In recent months, the U.S. Securities and Exchange Commission (“SEC”) has emphasized cybersecurity as both an enforcement priority and corporate responsibility, demonstrating its continued focus on the need for issuers to have sufficient measures in place, including up-to-date compliance and incident response programs in order to maintain the integrity of the capital market system.

The SEC recently issued a Report of Investigation pursuant to Section 21(a) of the Securities Exchange Act (the “Report”) that advised public companies to develop and implement internal accounting controls that include an approach to cyber threats.[1] The Report stemmed from an investigation of nine unidentified public companies that had fallen victim to cyber fraud in the form of “business email compromises.” The nine issuers were defrauded into losing almost $100 million via wiring funds phished from compromised or spoofed emails claiming to be legitimate sources such as company executives. The Report sharply criticized the victim companies for failing to identify red flags and train personnel, and serves as a stern warning that the SEC will not hesitate to turn a victim company into the target of an enforcement action.[2]

Indeed, the SEC has started bringing enforcement actions in the cybersecurity space in egregious cases. In September it issued a Consent Order against a registered investment adviser for a cyber-intrusion that resulted in the compromise of customer personal information.

The SEC determined that the company knew about the weaknesses in its cybersecurity procedures as a result of a prior attack.[3] Earlier this year the SEC also settled charges that stemmed from inadequate breach reporting.[4]

The SEC appears to be focused on the importance of well-designed policies and procedures and training. Two elements of compliance that the Report emphasizes are the importance of procedures to authorize wire transfers (including the requirement for multiple levels of approval and verifying changes in counterparties) and the need for continued training of employees to familiarize them with common cyberattack strategies. These focal points serve as useful action items for companies to evaluate their own risk profiles. Although the SEC refrained from suing the companies mentioned in the Report, the attention paid to internal controls and cybersecurity in particular is a shot across the bow that the SEC will not be as generous in the future.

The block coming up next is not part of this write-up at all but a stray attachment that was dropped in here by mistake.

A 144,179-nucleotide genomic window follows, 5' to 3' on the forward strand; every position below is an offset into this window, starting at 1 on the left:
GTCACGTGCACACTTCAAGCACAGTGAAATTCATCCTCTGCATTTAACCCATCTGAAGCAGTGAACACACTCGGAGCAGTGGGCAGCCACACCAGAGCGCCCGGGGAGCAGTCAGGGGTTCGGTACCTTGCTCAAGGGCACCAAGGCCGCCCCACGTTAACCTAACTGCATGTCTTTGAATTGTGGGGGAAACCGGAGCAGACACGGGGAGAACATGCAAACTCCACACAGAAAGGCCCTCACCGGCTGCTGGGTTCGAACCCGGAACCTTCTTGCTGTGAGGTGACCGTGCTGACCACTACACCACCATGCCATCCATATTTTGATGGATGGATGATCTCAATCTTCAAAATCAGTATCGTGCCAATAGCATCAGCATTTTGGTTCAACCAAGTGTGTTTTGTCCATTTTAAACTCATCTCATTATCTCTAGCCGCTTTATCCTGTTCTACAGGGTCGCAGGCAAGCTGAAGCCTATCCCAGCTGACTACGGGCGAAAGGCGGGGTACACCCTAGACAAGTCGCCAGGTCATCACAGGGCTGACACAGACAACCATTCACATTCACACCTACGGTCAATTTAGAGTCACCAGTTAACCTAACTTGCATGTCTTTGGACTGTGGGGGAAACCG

All of this activity comes on the heels of the creation of the SEC’s Cyber Unit[5] as well as the SEC’s own data breach of its EDGAR system, which made the SEC acutely aware of the challenges issuers face with respect to cybersecurity.[6] Coupled with the SEC’s guidance from earlier this year on cybersecurity disclosures as crucial to enterprise risk-management,[7] the recent Report and enforcement activity serve as reminders for public companies to evaluate their policies and procedures and adequately train personnel to minimize falling victim to a cyberattack.


  1. “Report of Investigation Pursuant to 21(a) of the Securities Exchange Act of 1934 Regarding Certain Cyber-Related Frauds Perpetrated Against Public Companies and Related Internal Accounting Controls Requirements,” SEC Release No. 34-84429 (Oct. 16, 2018).
  2. Controls to reasonably safeguard company funds are required under Section 13(b)(2)(b) of the Exchange Act. See Id.
  3. “SEC Charges Firm with Deficient Cybersecurity Procedures.” SEC Press Release No. 2018-213 (Sept. 26, 2018).
  4. See our April 24, 2018 Post, “Being first isn’t always best: SEC settles for $35 million fine for failure to disclose data breach to investors.”
  5. “SEC Announces Enforcement Initiatives to Combat Cyber-Based Threats and Protect Retail Investors,” SEC Press Release No. 2017-176 (Sept. 25, 2017).
  6. “SEC Chairman Clayton Issues Statement on Cybersecurity.” SEC Press Release No. 2017-170 (Sept. 20, 2017).
  7. See our February 27, 2018 Post, “Guiding Light: SEC adopts update cybersecurity guidance”